Ampalaya has been for used even by the Chinese for centuries. The effectively of Ampalaya as an herbal medicine has been tried and tested by many research clinics and laboratories worldwide. In the Philippines, the Department of Health has endorsed Ampalaya as an alternative medicine to help alleviate various ailments including diabetes, liver problems and even HIV. Aside from these, ampalaya also helps treat skin diseases and cough. Its herbal value extends to increasing the sterility of women, in parasiticide, antipyretic, and has purgative functions, as well. Note: In large dozes, pure Ampalaya juice can be a purgative and abortifacient.


Herbal Benefits of Ampalaya:

• Good for rheumatism and gout
• And diseases of the spleen and liver
• Aids in lowering blood sugar levels
• Helps in lowering blood pressure
• Relives headaches
• Disinfects and heals wounds & burns
• Can be used as a cough & fever remedy
• Treatment of intestinal worms, diarrhea
• Helps prevent some types of cancer
• Enhances immune system to fight infection
• For treatment of hemorrhoids
• Is an antioxidant and parasiticide
• Is antibacterial and antipyretic

Preparation & Use of Ampalaya:

• For coughs, fever, worms, diarrhea, diabetes, juice Ampalaya leaves and drink a spoonful daily.
• For other ailments, the fruit and leaves can both be juiced and taken orally.
• For headaches wounds, burns and skin diseases, apply warmed leaves to afflicted area.
• Powdered leaves, and the root decoction, may be used as stringent and applied to treat hemorrhoids.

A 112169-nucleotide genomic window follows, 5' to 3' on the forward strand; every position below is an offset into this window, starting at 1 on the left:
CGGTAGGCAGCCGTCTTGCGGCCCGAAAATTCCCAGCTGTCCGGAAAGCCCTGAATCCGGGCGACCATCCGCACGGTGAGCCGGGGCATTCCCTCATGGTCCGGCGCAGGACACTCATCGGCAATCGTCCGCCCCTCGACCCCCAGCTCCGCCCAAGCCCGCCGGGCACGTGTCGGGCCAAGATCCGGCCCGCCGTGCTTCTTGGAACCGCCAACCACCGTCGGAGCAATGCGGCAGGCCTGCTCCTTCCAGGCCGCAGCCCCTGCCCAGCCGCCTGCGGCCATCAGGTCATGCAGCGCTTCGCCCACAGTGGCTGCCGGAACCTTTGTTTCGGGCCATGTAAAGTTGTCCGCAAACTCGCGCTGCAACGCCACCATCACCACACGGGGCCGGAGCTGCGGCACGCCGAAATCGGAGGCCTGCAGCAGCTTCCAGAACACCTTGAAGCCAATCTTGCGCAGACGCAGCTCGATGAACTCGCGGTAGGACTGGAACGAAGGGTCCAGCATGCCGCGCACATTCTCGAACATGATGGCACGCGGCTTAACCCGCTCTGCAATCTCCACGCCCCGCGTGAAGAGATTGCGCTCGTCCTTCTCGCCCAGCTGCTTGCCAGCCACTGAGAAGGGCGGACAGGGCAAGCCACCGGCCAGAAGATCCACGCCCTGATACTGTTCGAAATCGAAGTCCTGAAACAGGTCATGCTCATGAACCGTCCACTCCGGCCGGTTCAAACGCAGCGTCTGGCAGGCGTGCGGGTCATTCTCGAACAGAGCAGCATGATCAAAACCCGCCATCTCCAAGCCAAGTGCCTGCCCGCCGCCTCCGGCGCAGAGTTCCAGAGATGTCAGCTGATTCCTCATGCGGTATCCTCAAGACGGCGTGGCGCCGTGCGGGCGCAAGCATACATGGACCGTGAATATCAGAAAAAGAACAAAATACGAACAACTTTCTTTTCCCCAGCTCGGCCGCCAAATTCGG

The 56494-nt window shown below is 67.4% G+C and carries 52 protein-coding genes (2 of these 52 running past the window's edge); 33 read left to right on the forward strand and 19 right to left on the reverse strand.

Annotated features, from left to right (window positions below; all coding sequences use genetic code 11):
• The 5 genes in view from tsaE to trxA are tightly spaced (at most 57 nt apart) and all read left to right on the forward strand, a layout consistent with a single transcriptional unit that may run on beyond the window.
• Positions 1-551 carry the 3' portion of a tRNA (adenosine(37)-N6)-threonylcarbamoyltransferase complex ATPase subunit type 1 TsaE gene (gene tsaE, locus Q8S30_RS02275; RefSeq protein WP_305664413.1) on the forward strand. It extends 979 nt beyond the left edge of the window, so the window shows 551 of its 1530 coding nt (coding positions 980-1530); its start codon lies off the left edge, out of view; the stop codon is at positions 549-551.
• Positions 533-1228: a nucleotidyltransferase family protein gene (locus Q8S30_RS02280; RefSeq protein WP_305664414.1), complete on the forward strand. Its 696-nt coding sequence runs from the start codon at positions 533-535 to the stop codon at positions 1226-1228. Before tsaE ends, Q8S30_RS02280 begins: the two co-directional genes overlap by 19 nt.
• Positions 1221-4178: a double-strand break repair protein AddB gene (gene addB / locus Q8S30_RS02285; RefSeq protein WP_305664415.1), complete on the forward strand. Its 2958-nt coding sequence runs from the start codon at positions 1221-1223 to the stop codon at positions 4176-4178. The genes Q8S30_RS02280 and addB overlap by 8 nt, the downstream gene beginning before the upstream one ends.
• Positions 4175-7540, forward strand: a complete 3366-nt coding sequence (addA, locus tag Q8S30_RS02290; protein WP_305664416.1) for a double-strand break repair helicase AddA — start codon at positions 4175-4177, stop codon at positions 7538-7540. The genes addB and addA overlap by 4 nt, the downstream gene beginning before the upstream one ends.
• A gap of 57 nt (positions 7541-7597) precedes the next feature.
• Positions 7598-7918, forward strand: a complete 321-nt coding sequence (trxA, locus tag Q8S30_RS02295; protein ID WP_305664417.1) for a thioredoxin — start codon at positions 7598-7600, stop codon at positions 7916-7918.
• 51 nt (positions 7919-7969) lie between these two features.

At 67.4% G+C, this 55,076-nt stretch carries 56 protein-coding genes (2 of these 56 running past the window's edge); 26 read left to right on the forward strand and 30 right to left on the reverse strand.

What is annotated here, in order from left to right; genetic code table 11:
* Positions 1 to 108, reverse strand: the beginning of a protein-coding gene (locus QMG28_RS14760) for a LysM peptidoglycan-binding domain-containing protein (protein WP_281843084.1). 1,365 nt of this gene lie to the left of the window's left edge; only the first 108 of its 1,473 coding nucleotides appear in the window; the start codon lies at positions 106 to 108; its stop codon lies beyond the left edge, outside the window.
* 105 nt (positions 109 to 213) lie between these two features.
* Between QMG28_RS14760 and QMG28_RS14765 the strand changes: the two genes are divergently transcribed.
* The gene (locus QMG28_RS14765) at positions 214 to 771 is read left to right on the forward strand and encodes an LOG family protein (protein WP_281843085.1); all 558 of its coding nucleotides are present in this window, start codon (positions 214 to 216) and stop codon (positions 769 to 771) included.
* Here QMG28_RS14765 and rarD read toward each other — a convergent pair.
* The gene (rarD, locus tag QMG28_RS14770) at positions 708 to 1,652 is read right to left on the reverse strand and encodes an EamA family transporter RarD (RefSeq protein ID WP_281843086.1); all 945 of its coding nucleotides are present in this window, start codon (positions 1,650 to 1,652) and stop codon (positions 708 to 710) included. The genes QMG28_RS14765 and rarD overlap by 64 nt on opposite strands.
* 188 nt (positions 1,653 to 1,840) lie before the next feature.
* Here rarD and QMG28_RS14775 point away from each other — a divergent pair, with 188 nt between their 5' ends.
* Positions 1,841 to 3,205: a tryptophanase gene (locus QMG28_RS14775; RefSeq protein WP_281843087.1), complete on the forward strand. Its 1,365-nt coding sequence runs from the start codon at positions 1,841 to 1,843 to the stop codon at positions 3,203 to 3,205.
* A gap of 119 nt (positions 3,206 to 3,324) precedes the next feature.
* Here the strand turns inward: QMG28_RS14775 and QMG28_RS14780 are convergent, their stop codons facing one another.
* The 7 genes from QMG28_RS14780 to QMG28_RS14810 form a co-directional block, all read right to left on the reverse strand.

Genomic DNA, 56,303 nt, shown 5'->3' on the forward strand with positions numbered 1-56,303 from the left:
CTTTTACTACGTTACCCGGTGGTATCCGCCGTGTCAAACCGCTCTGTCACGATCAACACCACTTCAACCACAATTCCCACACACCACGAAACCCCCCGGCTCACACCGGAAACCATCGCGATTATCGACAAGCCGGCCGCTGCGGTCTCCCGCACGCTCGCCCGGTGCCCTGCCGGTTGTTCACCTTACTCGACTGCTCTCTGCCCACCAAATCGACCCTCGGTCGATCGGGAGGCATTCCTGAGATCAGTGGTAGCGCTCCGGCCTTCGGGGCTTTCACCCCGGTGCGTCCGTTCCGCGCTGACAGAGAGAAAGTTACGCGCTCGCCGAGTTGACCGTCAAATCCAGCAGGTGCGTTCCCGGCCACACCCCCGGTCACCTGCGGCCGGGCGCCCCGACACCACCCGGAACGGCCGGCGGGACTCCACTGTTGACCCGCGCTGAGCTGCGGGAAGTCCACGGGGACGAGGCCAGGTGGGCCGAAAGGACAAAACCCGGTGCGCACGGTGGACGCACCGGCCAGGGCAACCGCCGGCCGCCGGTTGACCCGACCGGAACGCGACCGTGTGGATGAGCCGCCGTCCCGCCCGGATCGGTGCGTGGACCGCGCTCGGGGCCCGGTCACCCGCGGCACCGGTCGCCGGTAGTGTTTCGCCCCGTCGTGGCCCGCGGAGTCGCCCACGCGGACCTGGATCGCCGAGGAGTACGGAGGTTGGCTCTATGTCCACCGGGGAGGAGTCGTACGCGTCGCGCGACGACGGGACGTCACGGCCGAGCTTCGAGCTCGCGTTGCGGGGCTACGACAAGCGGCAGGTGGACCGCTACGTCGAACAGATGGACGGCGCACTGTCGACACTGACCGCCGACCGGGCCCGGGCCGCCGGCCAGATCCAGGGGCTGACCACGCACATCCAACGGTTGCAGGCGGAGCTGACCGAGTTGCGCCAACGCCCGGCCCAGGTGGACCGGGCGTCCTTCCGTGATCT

• Internal parasites are proven to be expelled when the ampalaya juice, made from its leaves, is extracted. The ampalaya juice, and grounded seeds is to be taken one spoonful thrice a day, which also treats diarrhea, dysentery, and chronic colitis.


Atis


Atis Fruit - Sweet Sop / Sugar Apple


Picture of Atis Fruit aka: Sweet Sop & Sugar Apple

Atis Fruit Information


Atis is the Philippine name for Sweet Sop and Sugar Apple. Atis is a relative to custard apple and belongs to the Annona family. Atis is native to Central America, the Caribbean and northern South America. Atis was introduced to the Philippines during the Spanish times.

Atis is a small tree that grows between 10 to 20 feet high when fully matured with oblong leaves and green heart-shaped fruits with polygonal tubercles. The atis fruit has a white, sweet flesh and black seeds.

The Atis tree is easy to grow. Just plant a seed on almost any soil and atis will grow. However, it requires tropical or near tropical weather. When planted, Atis will begin to bear fruit in about a year's time. It will bear fruit about 3 times a year and the sweetest fruits are those borne during the summer months.

Atis Fruit Nutritional Value (edible portion)


Food Value of Atis Fruit
Per 100g
Vitamins & Minerals
Per 100g
Calories
Water
Carbohydrates
Protein
Total dietary fiber
Fat
Total sugars
Tryptophan
Lysine
Methionine
91 g
70 g
22 g
2.0 g
2.0 g
0.60 g
15%
9 mg
60 mg
7.5 mg
Ascorbic Acid (Vitamin C)
Thiamine
Riboflavin
Niacin
Carotene
Ash
Phosphorus
Calcium
Iron
40 mg
0.12 mg
0.14 mg
0.80 mg
6 I.U.
1 mg
40 mg
30 mg
1.0 mg


Toxic Properties of the Atis Fruit

All parts of the atis tree have medicinal value. The seeds however are poisonous. The seeds are pounded and made into paste. This can be applied to the scalp of the head to kill hair lice. Care should be taken when applying atis seed paste on the scalp as this is extremely irritating to the eyes and can even cause blindness. The paste when applied into the uterus can cause abortion.

Atis Use as Herbal Medicine

• A decoction (boiling in water) of the leaves induces or hastens menstrual flow and used to treat dysentery, colds and fever. The decoction is also used for bathing to alleviate rheumatic pain.
• Crushed leaves are inhaled for dizziness and fainting.
• The bark of the atis tree is used as a decoction for diarrhoea.
• The root is a strong purgative and used to treat dysentery.
• Infected insect bites can be cured by applying the juice from an unripe atis fruit.

2 comments:

  1. Thanks for your great information, the contents are quiet interesting.I will be waiting for your next post.
    jobs in life Sciences

    ReplyDelete
  2. where to aPply the atis seed paste?inside the uterus?or just over the skin where the uterus lies?

    ReplyDelete